Lawrence Krauss summaries the present state of physics in The Trouble with Theories of Everything:
- There is no known physics theory that is true at every scale—there may never be.
- When quantum mechanics is combined with relativity, it turns out, rather unexpectedly in fact, that the detailed nature of the physical laws that govern matter and energy actually depend on the physical scale at which you measure them.
- So, what is going on? Is a universal theory a legitimate goal, or will scientific truth always be scale-dependent?
- There is no example so far where an extrapolation as grand as that associated with string theory, not grounded by direct experimental or observational results, has provided a successful model of nature. In addition, the more we learn about string theory, the more complicated it appears to be, and many early expectations about its universalism may have been optimistic.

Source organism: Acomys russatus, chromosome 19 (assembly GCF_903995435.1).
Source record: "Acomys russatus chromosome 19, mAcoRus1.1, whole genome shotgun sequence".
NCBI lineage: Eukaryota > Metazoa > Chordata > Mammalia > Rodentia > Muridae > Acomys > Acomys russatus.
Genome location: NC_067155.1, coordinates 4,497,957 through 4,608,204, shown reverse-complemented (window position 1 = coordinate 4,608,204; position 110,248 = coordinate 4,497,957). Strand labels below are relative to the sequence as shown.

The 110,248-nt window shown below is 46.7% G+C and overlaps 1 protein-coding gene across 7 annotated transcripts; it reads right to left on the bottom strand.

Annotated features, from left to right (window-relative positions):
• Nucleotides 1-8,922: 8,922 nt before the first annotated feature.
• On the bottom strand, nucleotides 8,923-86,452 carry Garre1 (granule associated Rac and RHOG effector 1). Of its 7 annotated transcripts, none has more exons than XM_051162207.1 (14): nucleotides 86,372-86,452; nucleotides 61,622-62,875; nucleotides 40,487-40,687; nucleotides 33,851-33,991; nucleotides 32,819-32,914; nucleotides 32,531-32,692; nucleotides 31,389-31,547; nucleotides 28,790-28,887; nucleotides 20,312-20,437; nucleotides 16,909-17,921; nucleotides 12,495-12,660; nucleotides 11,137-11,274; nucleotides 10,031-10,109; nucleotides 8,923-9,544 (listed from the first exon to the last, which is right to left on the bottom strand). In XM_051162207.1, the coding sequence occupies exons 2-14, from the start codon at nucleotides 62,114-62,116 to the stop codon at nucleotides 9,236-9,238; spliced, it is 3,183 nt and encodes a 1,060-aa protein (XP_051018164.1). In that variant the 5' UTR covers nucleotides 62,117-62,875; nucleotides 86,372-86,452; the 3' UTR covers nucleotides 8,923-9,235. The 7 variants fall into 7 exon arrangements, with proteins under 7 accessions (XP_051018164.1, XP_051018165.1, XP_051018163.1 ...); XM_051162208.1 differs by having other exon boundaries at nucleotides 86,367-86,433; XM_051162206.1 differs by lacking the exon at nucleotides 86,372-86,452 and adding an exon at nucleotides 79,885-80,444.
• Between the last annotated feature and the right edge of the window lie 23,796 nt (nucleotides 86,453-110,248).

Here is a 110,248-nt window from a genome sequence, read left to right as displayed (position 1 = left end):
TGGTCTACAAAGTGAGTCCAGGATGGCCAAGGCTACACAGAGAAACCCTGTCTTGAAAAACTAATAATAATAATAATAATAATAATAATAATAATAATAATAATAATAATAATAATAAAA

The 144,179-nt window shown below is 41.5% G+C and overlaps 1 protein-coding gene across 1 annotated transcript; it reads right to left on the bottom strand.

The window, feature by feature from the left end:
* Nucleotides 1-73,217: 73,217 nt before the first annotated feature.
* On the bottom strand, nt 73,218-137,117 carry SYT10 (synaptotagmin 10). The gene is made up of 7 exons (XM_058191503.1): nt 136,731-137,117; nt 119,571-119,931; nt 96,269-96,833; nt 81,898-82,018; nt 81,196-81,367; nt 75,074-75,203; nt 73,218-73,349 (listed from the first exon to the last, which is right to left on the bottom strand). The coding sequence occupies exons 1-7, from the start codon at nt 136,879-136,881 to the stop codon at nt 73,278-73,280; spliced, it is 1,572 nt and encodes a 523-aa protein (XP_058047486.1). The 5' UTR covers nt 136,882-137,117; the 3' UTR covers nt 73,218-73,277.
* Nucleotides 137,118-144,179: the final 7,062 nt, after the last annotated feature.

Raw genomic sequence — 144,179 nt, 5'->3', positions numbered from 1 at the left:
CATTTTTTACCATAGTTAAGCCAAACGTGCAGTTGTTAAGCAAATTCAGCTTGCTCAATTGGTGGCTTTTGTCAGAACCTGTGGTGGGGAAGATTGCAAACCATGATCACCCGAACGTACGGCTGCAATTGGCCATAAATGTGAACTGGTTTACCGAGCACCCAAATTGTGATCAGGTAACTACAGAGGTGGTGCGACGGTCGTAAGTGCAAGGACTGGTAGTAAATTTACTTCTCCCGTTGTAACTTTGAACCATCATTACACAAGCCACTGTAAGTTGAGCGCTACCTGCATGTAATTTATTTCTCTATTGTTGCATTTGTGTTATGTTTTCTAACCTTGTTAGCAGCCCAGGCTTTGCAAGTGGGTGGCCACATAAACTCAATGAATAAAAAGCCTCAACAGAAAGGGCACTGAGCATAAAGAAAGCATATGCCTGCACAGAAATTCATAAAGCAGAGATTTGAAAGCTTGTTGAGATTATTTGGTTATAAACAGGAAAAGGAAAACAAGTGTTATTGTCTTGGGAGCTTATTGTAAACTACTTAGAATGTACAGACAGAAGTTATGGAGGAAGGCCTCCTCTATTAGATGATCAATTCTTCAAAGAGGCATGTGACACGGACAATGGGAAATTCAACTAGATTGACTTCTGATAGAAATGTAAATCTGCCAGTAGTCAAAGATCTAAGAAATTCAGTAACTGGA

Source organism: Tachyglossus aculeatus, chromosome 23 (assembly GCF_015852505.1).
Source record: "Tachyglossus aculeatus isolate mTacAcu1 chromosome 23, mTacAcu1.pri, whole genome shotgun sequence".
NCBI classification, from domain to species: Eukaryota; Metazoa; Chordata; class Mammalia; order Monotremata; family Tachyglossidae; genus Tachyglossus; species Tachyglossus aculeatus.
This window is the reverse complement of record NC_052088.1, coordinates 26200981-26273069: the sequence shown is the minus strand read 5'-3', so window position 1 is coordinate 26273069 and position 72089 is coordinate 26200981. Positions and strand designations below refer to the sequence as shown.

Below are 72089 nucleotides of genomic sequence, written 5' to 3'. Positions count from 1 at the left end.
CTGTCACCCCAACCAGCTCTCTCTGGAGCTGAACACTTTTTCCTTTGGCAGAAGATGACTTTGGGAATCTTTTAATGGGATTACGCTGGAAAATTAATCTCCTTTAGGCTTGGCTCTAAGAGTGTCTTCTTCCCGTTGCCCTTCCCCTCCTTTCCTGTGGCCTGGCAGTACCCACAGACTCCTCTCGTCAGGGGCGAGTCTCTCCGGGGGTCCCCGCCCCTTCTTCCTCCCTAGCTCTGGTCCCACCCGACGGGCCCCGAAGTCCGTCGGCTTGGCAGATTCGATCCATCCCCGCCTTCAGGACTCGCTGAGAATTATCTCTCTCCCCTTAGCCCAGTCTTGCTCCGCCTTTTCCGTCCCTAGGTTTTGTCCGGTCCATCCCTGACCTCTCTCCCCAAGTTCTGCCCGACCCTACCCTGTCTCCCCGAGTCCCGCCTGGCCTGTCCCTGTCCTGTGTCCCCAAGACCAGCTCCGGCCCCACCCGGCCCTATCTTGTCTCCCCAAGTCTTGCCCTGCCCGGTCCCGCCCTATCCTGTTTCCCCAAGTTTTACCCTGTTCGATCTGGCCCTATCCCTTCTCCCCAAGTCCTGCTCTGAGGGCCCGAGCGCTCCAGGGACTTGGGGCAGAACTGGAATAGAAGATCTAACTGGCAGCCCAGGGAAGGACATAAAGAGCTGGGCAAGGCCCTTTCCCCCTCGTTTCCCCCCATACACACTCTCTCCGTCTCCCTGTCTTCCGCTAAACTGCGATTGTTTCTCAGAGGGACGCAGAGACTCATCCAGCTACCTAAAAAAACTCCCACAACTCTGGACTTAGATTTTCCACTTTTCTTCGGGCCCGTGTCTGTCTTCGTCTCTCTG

But why is it not thinkable that relativity or quantum theory is not correct physics? My bet is relativity theory is incorrect physics, supported by in particular the fact that while quantum mechanics has been awarded a countless number of Nobel Prizes, none has been awarded to relativity theory, of course because nobody in the Nobel committee could ever understand anything of Einstein's curved space-time.
- I think I can safely say that nobody understands quantum mechanics.
It is maybe not necessary as scientist to be paralyzed by ideas and concepts beyond human understanding as characteristics of religion.